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Fig. 5 Despite possible 4,4 Ga difference in age, stratigraphic succession and trace element composition of old Earth rocks (O’Neil et al., 2011, 2012) are strikingly similar to those formed during inception of Izu-Bonin-Mariana (IBM) arc today (Reagan et al., 2010). Geochemical stratigraphy consists of four successive units that reflect transition from initial fracturing of an oceanic plate through commencement of fluid release, melting, and finally mature subduction. Trace element patterns are individual analyses: Nuvvuagittuq (Quebec, Canada) samples are PC132 (high Ti), PC432 (low Ti), and PC149 (low Ti enriched) from O’Neil et al. (2011); IBM samples are 974-R9 g (fore-arc basalt), 974-R4 (boninite), and GU9 (calc-alkaline) from Reagan et al. (2010) and Woodhead (1989). BIF—banded iron formation; LILE—large ion lithophile elements; HFSE—high field strength elements; REE—rare earth elements. Rushmer et. Al., 2015?. Heading down early on? Start of subduction on Earth.

The high-Ti tholeiites have flat Rare Earth Element (REE) and High Field Strength Element (HFSE) patterns that typify basalts generated from a relatively undepleted mantle. In contrast, the overlying low-Ti mafic rocks have high MgO and SiO2, are highly depleted in REEs and HFSEs, and have concave-upward REE patterns that are typical of boninites generated from previously depleted mantle. In both cases, they could represent hydrothermal activity associated with early extension, and perhaps the first introduction of subducted fluids (those associated with generation of the low-Ti lavas) (T. Rushmer et. Al., 2015?).

Some differences, such as the greater abundance of mafic sills and ultramafic rocks in the Nuvvuagittuq stratigraphy (Fig. 5), could indicate that there were local differences in magma generation during rifting and subduction.

Hadean tectonic models

There have been several geotectonical models associated either with the TTGs formation or the detrital zircon isotope according to above mentioned studies.


Vertical Tectonic approach:

Mantle melting of mafic material derived from the lower mantle as shown by recent synthesis of TTG host rock and zircon Hf isotopes, Then evolving at shallower levels, or by direct partial melting, as suggested by experimental melting studies.

Process remains similar through time.

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Fig. 6 TTGs formation derived from mantle plume source. Vertical tectonic Model. (Guitreau et. Al., 2012) Rushmer et. Al., 2014. Onset of subduction and the genesis of TTGs (tonalities-trondhjemites- granodiorites) in the in the earliest Earth. (Powerpoint presentation)

Horizontal Tectonic approach:

The initiation of Hadean Eon subduction procedures was introduced by several scientists (Albarde, 1998, Boher et al., 1992; Condie 2005; Kerrich & Polat, 2006; Bedard, 2006; Polat, 2012; Rushmer et. Al., 2013).

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Fig. 7 TTGs formation during oceanic lithospheric subduction. Horizontal tectonic Model. Rushmer et. Al., 2014. Onset of subduction and the genesis of TTGs (tonalities-trondhjemites-granodiorites) in the in the earliest Earth. (Powerpoint presentation)

Main point of this approach is the role of oceanic plateaus and plumes and plate interaction (subduction zone geodynamics as today) during Early Earth geology. The subducted plate is dehydrating and partially melting (Fig. 7). The maficultramafic composition melts ascent until they reach the upper mantle- lower crust boundary where the magma is unterplating. After partial melting of this material TTGs are formed and intrude the crustal formations.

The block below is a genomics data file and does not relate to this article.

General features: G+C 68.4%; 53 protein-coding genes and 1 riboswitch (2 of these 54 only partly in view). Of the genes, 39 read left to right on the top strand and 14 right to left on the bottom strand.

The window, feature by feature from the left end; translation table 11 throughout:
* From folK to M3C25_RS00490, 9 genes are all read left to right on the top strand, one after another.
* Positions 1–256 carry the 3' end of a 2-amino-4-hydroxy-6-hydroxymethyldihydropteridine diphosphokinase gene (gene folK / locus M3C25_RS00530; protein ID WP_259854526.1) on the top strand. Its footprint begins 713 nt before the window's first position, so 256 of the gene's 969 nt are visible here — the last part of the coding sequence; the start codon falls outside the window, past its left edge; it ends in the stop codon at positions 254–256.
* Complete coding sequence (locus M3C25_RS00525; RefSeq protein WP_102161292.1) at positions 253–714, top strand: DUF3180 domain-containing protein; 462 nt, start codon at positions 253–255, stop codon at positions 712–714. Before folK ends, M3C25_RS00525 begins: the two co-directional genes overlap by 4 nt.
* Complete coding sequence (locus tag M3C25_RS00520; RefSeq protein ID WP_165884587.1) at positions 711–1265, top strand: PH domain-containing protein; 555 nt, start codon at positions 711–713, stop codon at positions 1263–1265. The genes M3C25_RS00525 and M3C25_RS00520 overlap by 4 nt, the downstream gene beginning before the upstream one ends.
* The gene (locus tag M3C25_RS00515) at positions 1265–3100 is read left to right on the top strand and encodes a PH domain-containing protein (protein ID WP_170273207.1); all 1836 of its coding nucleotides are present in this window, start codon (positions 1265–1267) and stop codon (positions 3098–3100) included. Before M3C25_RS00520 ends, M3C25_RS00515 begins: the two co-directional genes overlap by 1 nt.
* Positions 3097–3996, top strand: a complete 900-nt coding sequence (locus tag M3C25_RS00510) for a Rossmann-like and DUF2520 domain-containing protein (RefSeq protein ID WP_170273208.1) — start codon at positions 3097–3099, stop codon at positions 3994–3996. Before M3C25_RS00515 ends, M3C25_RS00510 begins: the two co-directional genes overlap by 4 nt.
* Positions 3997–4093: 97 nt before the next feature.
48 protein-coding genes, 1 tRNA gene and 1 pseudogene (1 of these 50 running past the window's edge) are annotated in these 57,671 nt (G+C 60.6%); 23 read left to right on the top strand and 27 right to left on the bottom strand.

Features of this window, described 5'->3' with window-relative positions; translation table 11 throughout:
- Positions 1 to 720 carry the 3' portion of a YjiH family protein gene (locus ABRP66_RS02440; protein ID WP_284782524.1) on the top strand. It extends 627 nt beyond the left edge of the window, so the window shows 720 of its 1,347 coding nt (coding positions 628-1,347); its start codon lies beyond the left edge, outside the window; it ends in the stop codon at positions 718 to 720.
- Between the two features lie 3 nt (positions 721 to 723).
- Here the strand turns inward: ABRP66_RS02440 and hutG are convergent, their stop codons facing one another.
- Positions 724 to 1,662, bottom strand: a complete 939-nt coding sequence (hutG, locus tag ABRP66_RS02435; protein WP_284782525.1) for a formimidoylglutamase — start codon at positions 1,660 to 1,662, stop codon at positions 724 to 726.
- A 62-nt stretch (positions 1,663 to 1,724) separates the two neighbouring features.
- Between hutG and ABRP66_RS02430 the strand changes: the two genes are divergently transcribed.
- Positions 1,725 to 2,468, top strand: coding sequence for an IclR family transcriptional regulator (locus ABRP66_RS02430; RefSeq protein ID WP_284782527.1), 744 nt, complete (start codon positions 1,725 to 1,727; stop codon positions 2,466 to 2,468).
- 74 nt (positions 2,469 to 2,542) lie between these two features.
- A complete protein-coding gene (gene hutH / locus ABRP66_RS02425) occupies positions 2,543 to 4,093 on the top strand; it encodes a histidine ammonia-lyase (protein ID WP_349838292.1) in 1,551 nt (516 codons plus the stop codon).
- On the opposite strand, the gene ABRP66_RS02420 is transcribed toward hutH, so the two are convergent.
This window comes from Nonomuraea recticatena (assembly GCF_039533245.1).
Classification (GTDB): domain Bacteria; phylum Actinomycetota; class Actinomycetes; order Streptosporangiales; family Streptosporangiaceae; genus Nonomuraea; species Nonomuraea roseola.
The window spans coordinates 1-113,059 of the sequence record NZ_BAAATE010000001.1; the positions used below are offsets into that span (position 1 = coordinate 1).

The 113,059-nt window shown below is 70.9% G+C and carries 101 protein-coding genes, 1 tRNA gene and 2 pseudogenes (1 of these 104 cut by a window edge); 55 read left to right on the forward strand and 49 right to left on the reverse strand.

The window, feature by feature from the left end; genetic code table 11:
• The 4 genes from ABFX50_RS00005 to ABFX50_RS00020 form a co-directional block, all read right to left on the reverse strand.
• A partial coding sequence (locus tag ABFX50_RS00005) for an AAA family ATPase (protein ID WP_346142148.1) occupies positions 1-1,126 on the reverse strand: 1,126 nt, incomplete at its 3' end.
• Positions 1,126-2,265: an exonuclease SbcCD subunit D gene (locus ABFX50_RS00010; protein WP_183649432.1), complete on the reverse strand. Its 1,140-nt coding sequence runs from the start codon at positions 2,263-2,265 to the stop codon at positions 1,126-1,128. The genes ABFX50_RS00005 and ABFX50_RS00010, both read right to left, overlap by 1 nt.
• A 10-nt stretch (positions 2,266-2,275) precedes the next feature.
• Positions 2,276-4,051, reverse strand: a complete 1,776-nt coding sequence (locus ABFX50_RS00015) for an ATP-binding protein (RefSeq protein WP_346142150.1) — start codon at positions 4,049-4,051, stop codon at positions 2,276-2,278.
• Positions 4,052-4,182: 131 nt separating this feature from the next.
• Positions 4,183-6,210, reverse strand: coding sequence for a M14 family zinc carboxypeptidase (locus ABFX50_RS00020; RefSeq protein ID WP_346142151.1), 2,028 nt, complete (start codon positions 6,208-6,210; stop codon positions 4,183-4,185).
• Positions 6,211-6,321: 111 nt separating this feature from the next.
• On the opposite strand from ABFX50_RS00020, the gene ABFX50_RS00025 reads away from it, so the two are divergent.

This model focuses on Zircon detrital isotope initiation and is mainly based on isotopic data determination from Jack Hills zircon study by Kemp et al., (2010). Earth composition is conducted by nascent hydrosphere, steam atmosphere and magma oceans (Fig. 8). Upper magma layer is altered and hydrated KREEPy rind with δ18 O 5-7%o underlined by thin KREEPy basaltic crust (dry δ18 O 5,3%o). KREEP is material having very high concentrations of incompatible elements; its name is the acronym for the incompatibles K, Rare-Earth-Elements (REE) and P. Hadean depleted mantle or magma-ocean cumulate begins ascending into upper KREEPy layers and erupts above them. The Zircon of Jack Hills is connected with the solidification and crystallization of this magma ocean (KREEPy layer) and a prolonged period of partial melting.

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Fig. 8 Hadean Zircon initiation: From Jack Hills zircon study (Kemp et al., 2010), solidification and crystallization of a magma ocean (KREEPy layer) and a prolonged period of partial melting.Rushmer et. Al., 2014. Onset of subduction and the genesis of TTGs (tonalities-trondhjemites-granodiorites) in the in the earliest Earth. (Powerpoint presentation)

Concluding for Hadean Eon:

Definite Hadean (primoridal) magma differentiation is observed. Non horizontal tectonics until Archean (Kerrich & Polat, 2006; Shirey et al.2008; Polat, 2012) is supported. Maybe some type of plates and some very limited horizontal tectonic movements’ implications (Turner et. Al., 2015?) (Fig. 9).

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Fig. 9 Hadean Earth’s image reconstruction. Tracy Rushmer. 2014. Onset of subduction and the genesis of TTGs (tonalities-trondhjemites-granodiorites) in the in the earliest Earth. (Powerpoint presentation)


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Precambrian Tectonics. Tectonics throughout the Hadean and Archean Eon
Ruhr-University of Bochum  (Institute of MIneralogy)
Structural Geology
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Plate Tectonics, Structural geology, Precambrian tectonics, Archean Eon, Hadean Eon, Magmatismus, Earth Science, Earth evolution, Proterozoik Eon
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Anastasia Kokkinou (Author), 2016, Precambrian Tectonics. Tectonics throughout the Hadean and Archean Eon, Munich, GRIN Verlag,